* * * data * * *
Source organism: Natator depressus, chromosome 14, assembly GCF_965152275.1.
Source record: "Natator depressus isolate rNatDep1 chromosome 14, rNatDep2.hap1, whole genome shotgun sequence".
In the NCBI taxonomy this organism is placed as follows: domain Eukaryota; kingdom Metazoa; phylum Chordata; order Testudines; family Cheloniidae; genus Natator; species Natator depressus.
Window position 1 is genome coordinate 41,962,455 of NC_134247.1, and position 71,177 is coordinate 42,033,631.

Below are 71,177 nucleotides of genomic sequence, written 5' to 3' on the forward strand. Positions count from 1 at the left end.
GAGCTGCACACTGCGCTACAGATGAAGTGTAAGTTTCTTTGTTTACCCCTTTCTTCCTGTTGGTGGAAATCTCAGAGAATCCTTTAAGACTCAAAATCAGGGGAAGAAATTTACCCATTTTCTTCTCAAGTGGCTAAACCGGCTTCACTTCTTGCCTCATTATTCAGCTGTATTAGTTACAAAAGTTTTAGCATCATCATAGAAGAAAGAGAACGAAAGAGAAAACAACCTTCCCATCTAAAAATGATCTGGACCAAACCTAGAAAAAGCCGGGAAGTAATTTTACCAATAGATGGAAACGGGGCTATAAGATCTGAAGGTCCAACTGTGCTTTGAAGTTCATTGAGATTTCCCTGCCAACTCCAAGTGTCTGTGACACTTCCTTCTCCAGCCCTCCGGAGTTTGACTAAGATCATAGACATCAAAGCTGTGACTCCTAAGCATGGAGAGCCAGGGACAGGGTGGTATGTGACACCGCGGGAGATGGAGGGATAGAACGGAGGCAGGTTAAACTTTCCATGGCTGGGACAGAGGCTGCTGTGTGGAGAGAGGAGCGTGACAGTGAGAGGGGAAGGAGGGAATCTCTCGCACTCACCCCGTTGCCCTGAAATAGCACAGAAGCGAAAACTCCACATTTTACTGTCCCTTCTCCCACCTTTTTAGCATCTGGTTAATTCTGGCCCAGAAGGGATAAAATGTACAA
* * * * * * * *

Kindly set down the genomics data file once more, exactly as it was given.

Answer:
Source organism: Natator depressus, chromosome 14, assembly GCF_965152275.1.
Source record: "Natator depressus isolate rNatDep1 chromosome 14, rNatDep2.hap1, whole genome shotgun sequence".
In the NCBI taxonomy this organism is placed as follows: domain Eukaryota; kingdom Metazoa; phylum Chordata; order Testudines; family Cheloniidae; genus Natator; species Natator depressus.
Window position 1 is genome coordinate 41,962,455 of NC_134247.1, and position 71,177 is coordinate 42,033,631.

Below are 71,177 nucleotides of genomic sequence, written 5' to 3' on the forward strand. Positions count from 1 at the left end.
GAGCTGCACACTGCGCTACAGATGAAGTGTAAGTTTCTTTGTTTACCCCTTTCTTCCTGTTGGTGGAAATCTCAGAGAATCCTTTAAGACTCAAAATCAGGGGAAGAAATTTACCCATTTTCTTCTCAAGTGGCTAAACCGGCTTCACTTCTTGCCTCATTATTCAGCTGTATTAGTTACAAAAGTTTTAGCATCATCATAGAAGAAAGAGAACGAAAGAGAAAACAACCTTCCCATCTAAAAATGATCTGGACCAAACCTAGAAAAAGCCGGGAAGTAATTTTACCAATAGATGGAAACGGGGCTATAAGATCTGAAGGTCCAACTGTGCTTTGAAGTTCATTGAGATTTCCCTGCCAACTCCAAGTGTCTGTGACACTTCCTTCTCCAGCCCTCCGGAGTTTGACTAAGATCATAGACATCAAAGCTGTGACTCCTAAGCATGGAGAGCCAGGGACAGGGTGGTATGTGACACCGCGGGAGATGGAGGGATAGAACGGAGGCAGGTTAAACTTTCCATGGCTGGGACAGAGGCTGCTGTGTGGAGAGAGGAGCGTGACAGTGAGAGGGGAAGGAGGGAATCTCTCGCACTCACCCCGTTGCCCTGAAATAGCACAGAAGCGAAAACTCCACATTTTACTGTCCCTTCTCCCACCTTTTTAGCATCTGGTTAATTCTGGCCCAGAAGGGATAAAATGTACAA